Massive MIMO wireless networks: Theory and methods

Lead Research Organisation: University College London
Department Name: Electronic and Electrical Engineering


Spectrum is a precious but scarce natural resource. In the UK, Ofcom will free up the analogue TV spectrum at 800MHz (together with the available 2.6GHz band) for 4G, which has already raised £2.34 billion for the national purse. According to Ofcom, the amount of data Britons consume on the move each month has already hit 20 million gigabytes, mainly due to users' engagement of video, TV and films while on the move. It is also a common understanding for the mobile operators that by 2020 a 1000 times increase in the system capacity will be needed to avoid mobile networks grinding to a halt. Maximising spectral efficiency, which is limited by interference and fading for wireless networks including 4G, is therefore a major issue. An emerging idea, which is championed by Alcatel-Lucent and has already received serious consideration by vendors and operators is that of a massive MIMO antenna system. This technology has the potential to unlock the issue of spectrum scarcity and to enhance spectrum usage tremendously by enabling simultaneous access of tens or hundreds of terminals in the same time-frequency resource.

In order for massive MIMO technology to attain its utmost potential, it is important that various challenges in terms of channel estimation and acquisition due to pilot contamination, fast spatial-temporal variations in signal power and autonomous resource allocation, in particular in the presence of simultaneous access of a large number of users need to be addressed. The focus of this project is on tackling these fundamental challenges, by advancing aspects of information theory, estimation theory and network optimisations. In particular, we will contribute in terms of modelling massive MIMO channels underpinned by heterogeneous correlation structures; performing information theoretic analysis in terms of random matrix theory through shrinkage estimators; robust precoder design for massive MIMO in the presence of channel estimation errors; developing novel channel estimation technique in the presence of severe pilot contamination; and proposing and analysing game theoretic algorithms for autonomous resource allocation and pilot assignments. All the concepts and algorithms developed will be integrated and the radio link layer performance will be assessed using a simulation reference system based on LTE-Advanced standards and its evolution towards 5G. Industrial partners will be engaged throughout the project to ensure industrial relevance of our work.

Planned Impact

This project will use a number of strategies to maximise both the academic and industrial impact of the research. It involves three academic partners, University College London, King's College London and Loughborough University, who will meet regularly to review the progress of the project and to ensure that the deliverables from every work packages are fully exploited and correctly integrated within other work packages. Research results from each Work Package will be documented and published in international conferences and journals.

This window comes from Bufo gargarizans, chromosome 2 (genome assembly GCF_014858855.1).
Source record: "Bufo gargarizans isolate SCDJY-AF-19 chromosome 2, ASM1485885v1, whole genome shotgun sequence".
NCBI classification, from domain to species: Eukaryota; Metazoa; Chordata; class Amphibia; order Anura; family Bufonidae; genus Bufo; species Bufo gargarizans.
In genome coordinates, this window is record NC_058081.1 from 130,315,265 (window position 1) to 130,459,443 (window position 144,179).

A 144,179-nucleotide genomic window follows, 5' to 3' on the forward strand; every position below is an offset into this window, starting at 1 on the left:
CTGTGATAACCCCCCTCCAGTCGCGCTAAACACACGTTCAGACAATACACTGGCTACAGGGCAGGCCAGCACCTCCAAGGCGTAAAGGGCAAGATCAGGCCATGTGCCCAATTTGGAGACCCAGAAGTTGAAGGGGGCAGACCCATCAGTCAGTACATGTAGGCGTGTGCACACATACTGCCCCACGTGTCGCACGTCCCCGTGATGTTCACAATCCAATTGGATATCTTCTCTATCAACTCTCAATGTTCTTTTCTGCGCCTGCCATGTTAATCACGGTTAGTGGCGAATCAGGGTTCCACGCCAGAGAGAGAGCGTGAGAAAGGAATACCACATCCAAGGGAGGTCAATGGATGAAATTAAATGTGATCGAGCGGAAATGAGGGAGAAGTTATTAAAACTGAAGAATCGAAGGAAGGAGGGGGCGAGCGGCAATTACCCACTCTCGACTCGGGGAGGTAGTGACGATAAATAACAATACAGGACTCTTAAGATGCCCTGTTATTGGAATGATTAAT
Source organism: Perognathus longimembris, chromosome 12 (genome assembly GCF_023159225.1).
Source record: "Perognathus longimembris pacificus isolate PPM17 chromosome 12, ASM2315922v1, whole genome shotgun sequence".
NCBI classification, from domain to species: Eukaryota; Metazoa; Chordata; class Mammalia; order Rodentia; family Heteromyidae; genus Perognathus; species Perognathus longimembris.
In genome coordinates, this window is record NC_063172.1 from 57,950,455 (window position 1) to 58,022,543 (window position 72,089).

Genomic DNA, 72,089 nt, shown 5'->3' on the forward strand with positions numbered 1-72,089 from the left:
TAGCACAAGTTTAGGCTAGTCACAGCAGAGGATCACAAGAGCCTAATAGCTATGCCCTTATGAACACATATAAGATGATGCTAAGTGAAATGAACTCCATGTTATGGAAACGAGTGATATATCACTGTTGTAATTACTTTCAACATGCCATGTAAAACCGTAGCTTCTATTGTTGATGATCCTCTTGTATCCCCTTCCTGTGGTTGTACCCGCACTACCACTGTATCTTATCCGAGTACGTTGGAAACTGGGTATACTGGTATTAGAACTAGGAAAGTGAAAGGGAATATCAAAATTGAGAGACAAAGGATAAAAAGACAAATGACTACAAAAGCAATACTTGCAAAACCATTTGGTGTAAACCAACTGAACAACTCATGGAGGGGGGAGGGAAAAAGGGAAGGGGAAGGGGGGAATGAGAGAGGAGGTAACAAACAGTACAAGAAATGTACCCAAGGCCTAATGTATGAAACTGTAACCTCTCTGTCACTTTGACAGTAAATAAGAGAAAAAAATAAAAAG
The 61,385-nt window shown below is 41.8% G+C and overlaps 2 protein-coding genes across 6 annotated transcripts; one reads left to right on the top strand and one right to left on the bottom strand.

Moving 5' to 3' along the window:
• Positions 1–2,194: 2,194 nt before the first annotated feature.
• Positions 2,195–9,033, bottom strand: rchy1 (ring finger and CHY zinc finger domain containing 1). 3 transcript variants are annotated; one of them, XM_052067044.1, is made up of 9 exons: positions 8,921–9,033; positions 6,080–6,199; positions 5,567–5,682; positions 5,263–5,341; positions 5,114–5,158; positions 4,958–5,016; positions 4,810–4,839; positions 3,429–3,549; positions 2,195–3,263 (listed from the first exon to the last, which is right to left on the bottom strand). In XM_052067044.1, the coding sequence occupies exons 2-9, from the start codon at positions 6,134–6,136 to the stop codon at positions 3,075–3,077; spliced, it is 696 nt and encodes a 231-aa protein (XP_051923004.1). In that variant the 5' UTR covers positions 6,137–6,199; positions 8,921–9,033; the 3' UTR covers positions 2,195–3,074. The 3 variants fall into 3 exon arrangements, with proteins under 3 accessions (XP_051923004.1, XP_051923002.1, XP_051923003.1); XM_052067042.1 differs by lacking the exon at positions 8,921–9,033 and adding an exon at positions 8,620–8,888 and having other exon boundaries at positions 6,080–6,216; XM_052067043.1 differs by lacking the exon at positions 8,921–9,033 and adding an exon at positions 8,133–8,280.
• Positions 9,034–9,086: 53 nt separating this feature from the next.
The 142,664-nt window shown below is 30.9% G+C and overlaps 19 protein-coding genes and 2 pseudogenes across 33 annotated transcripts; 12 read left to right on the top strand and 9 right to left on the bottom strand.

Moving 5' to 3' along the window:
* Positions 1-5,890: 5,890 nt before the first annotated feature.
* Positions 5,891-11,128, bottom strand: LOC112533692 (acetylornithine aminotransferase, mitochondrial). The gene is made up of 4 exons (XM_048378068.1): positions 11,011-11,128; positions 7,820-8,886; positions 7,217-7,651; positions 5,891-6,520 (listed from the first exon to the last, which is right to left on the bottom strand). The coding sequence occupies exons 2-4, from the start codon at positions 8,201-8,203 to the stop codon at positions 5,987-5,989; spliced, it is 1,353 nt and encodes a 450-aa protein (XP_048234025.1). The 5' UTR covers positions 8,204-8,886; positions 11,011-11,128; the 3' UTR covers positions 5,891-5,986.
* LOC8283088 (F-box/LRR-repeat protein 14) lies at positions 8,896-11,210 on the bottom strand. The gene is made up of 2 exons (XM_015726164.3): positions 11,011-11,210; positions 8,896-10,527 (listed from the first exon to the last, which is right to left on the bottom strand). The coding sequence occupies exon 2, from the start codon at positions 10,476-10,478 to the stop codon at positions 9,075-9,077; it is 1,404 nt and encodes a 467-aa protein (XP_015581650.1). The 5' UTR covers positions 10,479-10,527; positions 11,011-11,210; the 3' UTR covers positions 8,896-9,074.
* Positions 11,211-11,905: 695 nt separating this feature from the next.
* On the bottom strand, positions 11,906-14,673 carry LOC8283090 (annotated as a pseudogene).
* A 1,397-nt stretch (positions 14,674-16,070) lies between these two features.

In order to maximise the quality and industrial relevance of the research, the industrial partners Thales and Three UK and other relevant industries attached to mVCE will be engaged throughout the project. They will provide guidance and steering during the project to ensure that the results can be applied to real world systems. The final work package will focus on demonstration of important concepts and results achieved in the programme. The project partners Thales, Three UK and mVCE will also facilitate routes for potential commercial exploitation of important results and breakthroughs achieved in the project.

The project will provide wider dissemination of the results through several means. Firstly, a project website will be setup to describe the research and to record major findings from each work package. Secondly, two workshops will be organised in the second and the third years of the programme to exchange knowledge with other major UK and international researchers. The investigators current involvement with multimillion funded mVCE and EPSRC/DSTL University Defence Research Collaboration in Signal Processing for the Networked Battlespace will also be used as a vehicle for wider dissemination of results.
Description Our work funded on this grant are mainly three-fold:
1. We have proved that conventional algorithms are unfeasible in massive MIMO enabled wireless networks, and the use of them will result in severe throughput imbalance. Therefore, we have proposed new transmission designs to solve this issue;
2. We have demonstrated that massive MIMO can significantly improve the secrecy of wireless communications, which can efficiently protect users from malicious eavesdropping;
3. We have proposed a novel massive MIMO enabled wireless powered cellular network architecture, such that massive MIMO can be applied to wireless-power user equipment over long distances.
Exploitation Route Our contributions can help researchers understand how massive MIMO technology can be implemented to enhance capacity, secrecy and wireless harvested energy. Our modeling and analysis are general, which can be used to study other practical scenarios. Our proposed designs are important guidelines for research and practical deployment.
Sectors Digital/Communication/Information Technologies (including Software),Energy